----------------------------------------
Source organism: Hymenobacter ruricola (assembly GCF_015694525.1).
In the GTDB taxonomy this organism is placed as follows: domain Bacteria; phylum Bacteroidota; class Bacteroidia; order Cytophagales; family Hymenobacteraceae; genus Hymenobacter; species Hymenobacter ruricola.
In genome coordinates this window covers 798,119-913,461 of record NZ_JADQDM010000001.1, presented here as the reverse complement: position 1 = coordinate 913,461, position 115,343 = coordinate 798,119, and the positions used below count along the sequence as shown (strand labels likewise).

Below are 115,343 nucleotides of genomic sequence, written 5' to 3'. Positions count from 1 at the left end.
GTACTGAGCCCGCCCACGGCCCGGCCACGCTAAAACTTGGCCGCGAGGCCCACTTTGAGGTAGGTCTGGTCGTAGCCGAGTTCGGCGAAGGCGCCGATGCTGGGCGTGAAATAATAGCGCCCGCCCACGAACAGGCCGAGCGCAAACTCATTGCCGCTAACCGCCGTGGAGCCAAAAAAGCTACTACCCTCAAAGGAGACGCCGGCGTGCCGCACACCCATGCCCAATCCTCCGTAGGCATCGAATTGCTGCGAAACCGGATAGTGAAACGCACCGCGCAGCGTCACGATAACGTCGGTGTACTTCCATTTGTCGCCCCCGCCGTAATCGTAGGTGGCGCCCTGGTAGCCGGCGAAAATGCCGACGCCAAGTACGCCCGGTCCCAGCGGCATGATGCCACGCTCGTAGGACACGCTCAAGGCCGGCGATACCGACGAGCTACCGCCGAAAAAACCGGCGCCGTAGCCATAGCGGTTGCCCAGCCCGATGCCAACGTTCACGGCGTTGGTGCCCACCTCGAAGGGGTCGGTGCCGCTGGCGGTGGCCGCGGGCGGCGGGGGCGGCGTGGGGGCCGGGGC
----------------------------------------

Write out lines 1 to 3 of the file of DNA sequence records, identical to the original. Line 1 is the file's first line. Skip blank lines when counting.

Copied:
Source organism: Hymenobacter ruricola (assembly GCF_015694525.1).
In the GTDB taxonomy this organism is placed as follows: domain Bacteria; phylum Bacteroidota; class Bacteroidia; order Cytophagales; family Hymenobacteraceae; genus Hymenobacter; species Hymenobacter ruricola.
In genome coordinates this window covers 798,119-913,461 of record NZ_JADQDM010000001.1, presented here as the reverse complement: position 1 = coordinate 913,461, position 115,343 = coordinate 798,119, and the positions used below count along the sequence as shown (strand labels likewise).